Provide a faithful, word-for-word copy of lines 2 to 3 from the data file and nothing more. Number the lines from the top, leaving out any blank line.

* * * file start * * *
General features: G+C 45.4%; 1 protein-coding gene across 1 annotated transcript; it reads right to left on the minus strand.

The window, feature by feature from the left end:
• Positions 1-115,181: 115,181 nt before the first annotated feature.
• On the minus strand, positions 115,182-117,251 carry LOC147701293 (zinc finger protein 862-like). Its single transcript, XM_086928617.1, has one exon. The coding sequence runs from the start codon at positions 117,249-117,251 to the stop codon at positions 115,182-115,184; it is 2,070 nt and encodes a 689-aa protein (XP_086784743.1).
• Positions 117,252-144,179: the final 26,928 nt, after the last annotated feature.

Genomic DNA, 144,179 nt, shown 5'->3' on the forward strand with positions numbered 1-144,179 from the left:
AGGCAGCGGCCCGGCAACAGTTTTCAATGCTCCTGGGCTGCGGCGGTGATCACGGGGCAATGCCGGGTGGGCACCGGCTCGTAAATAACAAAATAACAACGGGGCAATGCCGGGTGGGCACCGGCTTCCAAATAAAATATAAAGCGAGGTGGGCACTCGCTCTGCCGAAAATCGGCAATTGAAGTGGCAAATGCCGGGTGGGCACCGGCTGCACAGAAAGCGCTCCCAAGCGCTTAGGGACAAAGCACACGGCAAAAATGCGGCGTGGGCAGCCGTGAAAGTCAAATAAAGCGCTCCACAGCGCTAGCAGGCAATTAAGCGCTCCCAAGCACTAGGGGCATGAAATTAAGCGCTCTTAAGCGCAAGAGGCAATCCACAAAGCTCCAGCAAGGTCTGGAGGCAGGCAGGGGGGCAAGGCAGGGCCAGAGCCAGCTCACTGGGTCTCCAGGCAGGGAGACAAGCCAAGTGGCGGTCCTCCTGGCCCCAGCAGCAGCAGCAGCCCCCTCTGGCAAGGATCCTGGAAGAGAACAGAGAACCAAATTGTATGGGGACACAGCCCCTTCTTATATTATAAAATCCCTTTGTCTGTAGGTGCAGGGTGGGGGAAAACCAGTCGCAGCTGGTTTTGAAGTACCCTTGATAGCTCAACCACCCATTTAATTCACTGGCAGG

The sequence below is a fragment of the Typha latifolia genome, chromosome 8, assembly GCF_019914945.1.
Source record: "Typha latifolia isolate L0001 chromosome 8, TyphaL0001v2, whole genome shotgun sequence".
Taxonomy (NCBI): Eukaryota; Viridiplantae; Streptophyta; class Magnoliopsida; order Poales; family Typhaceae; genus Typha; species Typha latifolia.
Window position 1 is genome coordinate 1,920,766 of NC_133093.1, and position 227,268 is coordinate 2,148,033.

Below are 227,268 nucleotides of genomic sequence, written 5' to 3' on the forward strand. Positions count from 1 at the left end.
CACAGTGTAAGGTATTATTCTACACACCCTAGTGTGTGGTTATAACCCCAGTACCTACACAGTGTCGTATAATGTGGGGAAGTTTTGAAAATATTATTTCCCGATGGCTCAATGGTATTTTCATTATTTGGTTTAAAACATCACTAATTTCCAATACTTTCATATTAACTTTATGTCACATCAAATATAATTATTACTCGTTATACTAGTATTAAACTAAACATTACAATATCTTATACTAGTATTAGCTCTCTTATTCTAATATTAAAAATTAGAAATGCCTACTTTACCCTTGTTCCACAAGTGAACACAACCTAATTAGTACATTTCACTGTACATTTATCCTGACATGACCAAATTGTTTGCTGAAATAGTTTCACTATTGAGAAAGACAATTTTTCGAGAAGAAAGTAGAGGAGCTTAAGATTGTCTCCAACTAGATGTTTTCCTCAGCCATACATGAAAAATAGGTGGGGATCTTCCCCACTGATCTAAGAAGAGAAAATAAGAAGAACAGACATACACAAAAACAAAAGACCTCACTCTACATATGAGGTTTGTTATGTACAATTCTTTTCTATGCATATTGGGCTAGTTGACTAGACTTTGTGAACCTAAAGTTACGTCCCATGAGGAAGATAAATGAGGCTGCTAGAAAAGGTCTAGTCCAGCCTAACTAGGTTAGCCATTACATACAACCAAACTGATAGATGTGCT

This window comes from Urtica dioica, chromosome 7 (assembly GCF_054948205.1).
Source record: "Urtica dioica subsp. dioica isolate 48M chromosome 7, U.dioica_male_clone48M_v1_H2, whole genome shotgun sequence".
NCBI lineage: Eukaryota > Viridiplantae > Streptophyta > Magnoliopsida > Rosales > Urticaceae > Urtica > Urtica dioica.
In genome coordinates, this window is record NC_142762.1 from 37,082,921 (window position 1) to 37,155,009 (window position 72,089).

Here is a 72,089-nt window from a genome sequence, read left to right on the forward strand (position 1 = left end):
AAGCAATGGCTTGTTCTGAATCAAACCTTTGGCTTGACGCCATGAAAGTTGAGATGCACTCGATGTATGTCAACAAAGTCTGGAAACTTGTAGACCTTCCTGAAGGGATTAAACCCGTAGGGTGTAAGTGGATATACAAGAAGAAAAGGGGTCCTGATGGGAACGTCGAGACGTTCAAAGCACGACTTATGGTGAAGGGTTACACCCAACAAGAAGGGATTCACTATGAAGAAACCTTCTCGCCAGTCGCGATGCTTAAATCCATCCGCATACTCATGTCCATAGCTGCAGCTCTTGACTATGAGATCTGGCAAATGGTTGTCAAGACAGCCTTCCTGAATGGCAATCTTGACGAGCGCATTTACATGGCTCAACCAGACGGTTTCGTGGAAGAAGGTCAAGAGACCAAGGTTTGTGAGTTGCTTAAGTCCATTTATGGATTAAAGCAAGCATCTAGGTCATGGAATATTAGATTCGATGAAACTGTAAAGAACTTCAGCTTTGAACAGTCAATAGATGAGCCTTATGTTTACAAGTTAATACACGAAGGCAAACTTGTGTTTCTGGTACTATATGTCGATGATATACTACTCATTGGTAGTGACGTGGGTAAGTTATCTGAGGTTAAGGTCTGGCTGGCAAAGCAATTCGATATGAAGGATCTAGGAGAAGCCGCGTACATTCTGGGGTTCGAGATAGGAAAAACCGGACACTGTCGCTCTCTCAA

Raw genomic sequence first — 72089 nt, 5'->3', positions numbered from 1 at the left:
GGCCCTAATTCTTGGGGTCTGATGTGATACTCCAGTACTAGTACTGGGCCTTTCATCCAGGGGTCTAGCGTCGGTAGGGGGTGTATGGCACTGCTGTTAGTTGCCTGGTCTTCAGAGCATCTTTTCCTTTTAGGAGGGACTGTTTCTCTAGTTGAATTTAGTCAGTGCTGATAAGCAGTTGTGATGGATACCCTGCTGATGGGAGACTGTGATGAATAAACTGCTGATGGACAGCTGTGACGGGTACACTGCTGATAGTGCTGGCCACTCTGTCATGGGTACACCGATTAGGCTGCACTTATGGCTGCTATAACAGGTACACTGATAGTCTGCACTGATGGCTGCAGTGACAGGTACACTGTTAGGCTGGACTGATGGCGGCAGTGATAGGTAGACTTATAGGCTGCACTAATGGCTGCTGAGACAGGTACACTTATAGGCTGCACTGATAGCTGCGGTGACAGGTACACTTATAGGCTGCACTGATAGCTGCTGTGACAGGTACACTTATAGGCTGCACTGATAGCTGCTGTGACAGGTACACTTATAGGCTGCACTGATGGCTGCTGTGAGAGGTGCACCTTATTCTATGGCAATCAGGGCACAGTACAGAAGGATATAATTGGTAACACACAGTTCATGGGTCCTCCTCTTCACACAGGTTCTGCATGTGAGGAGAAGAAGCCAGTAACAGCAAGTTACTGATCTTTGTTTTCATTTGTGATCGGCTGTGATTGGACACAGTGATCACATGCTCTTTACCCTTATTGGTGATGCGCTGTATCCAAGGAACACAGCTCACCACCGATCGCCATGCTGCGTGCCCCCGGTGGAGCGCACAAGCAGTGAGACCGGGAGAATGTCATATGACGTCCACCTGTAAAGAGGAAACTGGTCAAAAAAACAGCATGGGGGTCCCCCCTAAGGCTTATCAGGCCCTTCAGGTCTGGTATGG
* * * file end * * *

The window, feature by feature from the left end:
• Positions 1-115,181: 115,181 nt before the first annotated feature.